I have way more complicated feelings about The Hitman’s Bodyguard than I initially expected. On one hand, it’s a modestly entertaining 1980s style action throwback about two-mismatched bros in the vein of Lethal Weapon, Beverly Hills Cop, 48 hrs., and really any movie of that era where a white dude and a black dude—one stuffy, one impetuous—team up. And it delivers a fair approximation of those movies.
On the other, it’s a pseudo buddy road trip lark about two unrepentant killers on their way to take down a war criminal who watches like an amalgam of Donald Trump and Vladimir Putin. I’m tempted to refer to him a Putump because his real name doesn’t matter—he’s just a generic, Russian-ish villain.
If all of this sounds like a weird mishmash of tones that hopscotches between light comedy to brutal, John Wick-light head-shooting action, that’s pretty much what you get. And it’s as occasionally fun and occasionally awkward as you might imagine.
Here’s the short version: Michael Bryce (Ryan Reynolds) is an executive protector, a fancy term for private bodyguard. He’s tasked with transporting notorious assassin Darius Kincaid (Samuel L. Jackson) to The Hague to testify against Belarusian president-slash-genocidal-maniac Validislav Dukhovic (Gary Oldman) in a war crimes trial. I’m fairly certain his name is only Dukhovic so Samuel L. Jackson can refer to him as “Dookieman” at one point.
But there’s also an insane amount of other stuff going on. Bryce was once hot shit in his chosen field, but has fallen on hard times after losing a client. He blames former love interest and Interpol agent, Amelia Roussel (Elodie Young), for his downfall. BTW, she’s also the one who drops Kincaid in Bryce’s care. For his part, Kincaid has his own weird romantic angle, as he only agrees to go along with the program to free his wife, Sonia (Salma Hayek), who’s imprisoned despite being innocent of any actual crime. Then you’ve got scowling goons, leaks at Interpol, and a convoluted mess of subplots and side adventures.
Buried somewhere in the bloated 118-minute corpse of The Hitman’s Bodyguard there’s an entertaining enough 93-minute actioner. Anyone who’s watched a movie produced the ‘80s has seen this before, but director Patrick Hughes (The Expendables 3) does what he sets out to do in competent fashion. It’s patently absurd, but in a way that’s engaging at times. Or at least it would if there wasn’t so much filler.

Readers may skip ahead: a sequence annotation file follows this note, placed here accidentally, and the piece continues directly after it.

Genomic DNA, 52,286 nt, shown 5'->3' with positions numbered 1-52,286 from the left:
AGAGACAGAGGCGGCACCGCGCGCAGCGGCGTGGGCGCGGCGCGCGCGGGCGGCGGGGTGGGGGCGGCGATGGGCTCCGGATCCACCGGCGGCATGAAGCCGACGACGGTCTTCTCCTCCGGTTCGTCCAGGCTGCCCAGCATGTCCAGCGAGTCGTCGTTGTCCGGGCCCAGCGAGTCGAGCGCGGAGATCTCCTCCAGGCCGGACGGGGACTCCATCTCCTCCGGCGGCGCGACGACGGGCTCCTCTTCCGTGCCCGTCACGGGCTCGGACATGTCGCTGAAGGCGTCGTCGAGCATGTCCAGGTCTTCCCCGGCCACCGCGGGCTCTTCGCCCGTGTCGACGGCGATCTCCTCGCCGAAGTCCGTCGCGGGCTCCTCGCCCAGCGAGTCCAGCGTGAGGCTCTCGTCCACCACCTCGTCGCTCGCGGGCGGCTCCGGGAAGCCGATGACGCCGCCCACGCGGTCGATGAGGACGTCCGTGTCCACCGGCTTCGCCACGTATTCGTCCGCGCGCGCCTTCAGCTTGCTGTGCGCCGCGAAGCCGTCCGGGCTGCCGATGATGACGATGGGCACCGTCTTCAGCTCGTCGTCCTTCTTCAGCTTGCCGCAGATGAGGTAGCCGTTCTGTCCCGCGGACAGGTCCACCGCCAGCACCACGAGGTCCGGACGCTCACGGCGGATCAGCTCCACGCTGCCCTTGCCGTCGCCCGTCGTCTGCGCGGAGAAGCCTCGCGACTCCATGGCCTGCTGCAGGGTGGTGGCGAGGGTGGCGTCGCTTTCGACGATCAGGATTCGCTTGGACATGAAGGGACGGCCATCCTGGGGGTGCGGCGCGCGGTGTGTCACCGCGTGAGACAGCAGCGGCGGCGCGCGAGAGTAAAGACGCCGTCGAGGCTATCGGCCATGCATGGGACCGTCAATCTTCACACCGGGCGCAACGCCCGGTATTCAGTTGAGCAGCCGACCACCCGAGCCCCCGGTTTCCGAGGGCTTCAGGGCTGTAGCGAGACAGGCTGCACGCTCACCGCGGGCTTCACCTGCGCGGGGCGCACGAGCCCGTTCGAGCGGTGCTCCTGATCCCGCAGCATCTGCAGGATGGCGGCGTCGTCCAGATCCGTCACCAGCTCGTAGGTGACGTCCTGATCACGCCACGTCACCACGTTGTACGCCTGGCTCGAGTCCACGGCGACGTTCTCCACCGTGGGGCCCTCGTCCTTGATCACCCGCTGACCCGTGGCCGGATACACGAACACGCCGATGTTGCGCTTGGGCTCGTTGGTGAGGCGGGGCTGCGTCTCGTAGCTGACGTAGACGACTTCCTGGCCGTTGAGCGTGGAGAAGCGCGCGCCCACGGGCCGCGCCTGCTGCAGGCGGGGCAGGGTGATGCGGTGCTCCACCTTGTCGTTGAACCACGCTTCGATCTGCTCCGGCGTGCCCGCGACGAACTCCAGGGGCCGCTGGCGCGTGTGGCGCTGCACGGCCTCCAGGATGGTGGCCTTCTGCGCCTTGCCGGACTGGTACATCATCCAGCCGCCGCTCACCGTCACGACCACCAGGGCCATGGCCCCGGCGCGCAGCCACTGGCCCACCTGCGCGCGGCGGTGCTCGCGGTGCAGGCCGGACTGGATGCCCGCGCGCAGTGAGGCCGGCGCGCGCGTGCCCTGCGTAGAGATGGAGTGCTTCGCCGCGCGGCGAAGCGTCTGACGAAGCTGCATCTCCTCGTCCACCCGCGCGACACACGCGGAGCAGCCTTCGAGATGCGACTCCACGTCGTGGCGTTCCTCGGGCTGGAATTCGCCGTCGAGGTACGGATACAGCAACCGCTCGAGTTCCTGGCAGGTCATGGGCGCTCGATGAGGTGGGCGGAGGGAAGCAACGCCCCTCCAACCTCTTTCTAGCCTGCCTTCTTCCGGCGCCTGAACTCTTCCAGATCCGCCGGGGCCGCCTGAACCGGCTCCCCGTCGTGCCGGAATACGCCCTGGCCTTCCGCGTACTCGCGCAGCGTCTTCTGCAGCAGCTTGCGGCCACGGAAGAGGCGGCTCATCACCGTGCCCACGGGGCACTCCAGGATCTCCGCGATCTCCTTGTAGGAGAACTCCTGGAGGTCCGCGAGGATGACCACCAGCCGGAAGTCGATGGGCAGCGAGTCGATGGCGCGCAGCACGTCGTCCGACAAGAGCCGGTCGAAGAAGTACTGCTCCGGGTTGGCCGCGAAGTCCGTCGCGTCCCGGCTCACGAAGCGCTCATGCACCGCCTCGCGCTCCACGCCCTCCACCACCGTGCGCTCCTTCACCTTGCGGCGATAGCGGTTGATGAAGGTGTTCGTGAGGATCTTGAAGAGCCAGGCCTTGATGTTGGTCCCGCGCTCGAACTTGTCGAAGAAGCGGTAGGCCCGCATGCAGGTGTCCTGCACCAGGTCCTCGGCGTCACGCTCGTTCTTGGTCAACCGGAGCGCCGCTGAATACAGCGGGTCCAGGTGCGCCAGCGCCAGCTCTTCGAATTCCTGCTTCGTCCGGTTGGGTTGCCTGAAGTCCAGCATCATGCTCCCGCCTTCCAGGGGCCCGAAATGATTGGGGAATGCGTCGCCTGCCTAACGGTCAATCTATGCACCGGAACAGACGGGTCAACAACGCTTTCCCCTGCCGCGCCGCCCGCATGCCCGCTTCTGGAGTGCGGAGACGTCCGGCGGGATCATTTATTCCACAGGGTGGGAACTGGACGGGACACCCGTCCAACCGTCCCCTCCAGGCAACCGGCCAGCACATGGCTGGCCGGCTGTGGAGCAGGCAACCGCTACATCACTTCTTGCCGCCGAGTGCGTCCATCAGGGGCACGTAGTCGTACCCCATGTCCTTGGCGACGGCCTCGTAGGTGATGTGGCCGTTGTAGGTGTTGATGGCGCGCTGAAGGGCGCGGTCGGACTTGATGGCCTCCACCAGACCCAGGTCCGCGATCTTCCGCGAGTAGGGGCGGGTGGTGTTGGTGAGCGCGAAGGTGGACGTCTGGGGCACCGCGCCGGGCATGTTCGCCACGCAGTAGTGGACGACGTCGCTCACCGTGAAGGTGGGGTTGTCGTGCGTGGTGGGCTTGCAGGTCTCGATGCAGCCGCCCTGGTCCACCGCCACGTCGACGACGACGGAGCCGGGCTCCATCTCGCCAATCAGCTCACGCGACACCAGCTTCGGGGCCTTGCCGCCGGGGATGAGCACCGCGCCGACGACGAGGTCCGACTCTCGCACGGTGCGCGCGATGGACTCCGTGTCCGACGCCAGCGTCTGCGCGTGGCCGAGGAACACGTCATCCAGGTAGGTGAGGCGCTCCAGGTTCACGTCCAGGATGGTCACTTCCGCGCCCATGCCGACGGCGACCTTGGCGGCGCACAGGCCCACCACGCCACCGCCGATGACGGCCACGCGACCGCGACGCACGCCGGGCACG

As it is, the film takes too long at every turn. It takes forever to the damn narrative point, and even individual scenes lingers far longer than necessary. Imagine Ryan Reynolds and Samuel L. Jackson—as themselves, not as characters, they don’t try to do anything beyond their usual shtick—bantering back and forth in various modes of transportation, occasionally stopping to kill some villains. You have that in your head? Good, because that’s The Hitman’s Bodyguard in the proverbial nutshell.
That’s the film’s greatest strength. It leans hard on the charm of its leads and coasts by on their chemistry—even if their chemistry isn’t as earnest or as clever as it thinks. But that’s also it’s Achilles heel. Because Hughes and company rely so heavily on this, the stars have too long a leash. It reminds me of heavily improvised comedies—think anything involving Judd Apatow or Paul Feig—where filmmakers keep bits because they’re funny but they wind up detrimental to the overall movie. While the two stars do their thing, that’s all they do, and after a while it wears out its welcome.
At various points, both Bryce and Kincaid hit pause to moralize their life choices and create shades of gray. Or at least try. Kincaid paints himself as a kind of white knight who only kills bad guys, despite having offed 250 people and never substantiating his claims to being anything but a murderer. For his part, Bryce explains his sins away as killing people while protecting his clients doesn’t really count as killing people. An ill-fated attempt to create nuance and moral ambiguity, it doesn’t work. At all. And is one of many instances where Tom O’Connor’s script tries to questionably juxtapose humor and seriousness—no matter how grim it tries to be, again including war crimes, Samuel L. Jackson is always ready to drop a “motherfucker” to clumsily lighten the mood. To paraphrase Bryce, it almost ruins the word motherfucker entirely.
Like the rest of The Hitman’s Bodyguard, the action presents a mixed bag, though it skews more toward the positive side. The hand-to-hand fights scenes rely too heavily on close-ups, shaky camera work, and quick edits, though one extended throwdown in a hardware store manages to be both inventive and brutal. It’s in an extended, over-the-top car chase where the action peaks. There’s a frenetic energy as cars, motorcycles, and a boat, zip through the streets and canals of Amsterdam, an energy that’s often absent elsewhere.
The individual pieces of The Hitman’s Bodyguard aren’t terrible. On their own, they all kind of work. Even the romantic threads—both Kincaid and Bryce get flashbacks that explore the origins of their respective romantic entanglements. And while they’re narratively misplaced pace killers, they’re the most legitimately emotional moments in the entire film.
The problem is these elements never mesh into a cohesive picture. It slides by for a time on the shared charisma of Samuel L. Jackson and Ryan Reynolds, but that only goes so far. Ultimately, it grinds to a halt under the weight of extraneous bullshit. Entertaining in spurts, overlong to a fault, and a total tonal mess, The Hitman’s Bodyguard provides a momentary distraction, nothing more, and departs leaving little impression. [Grade: C]
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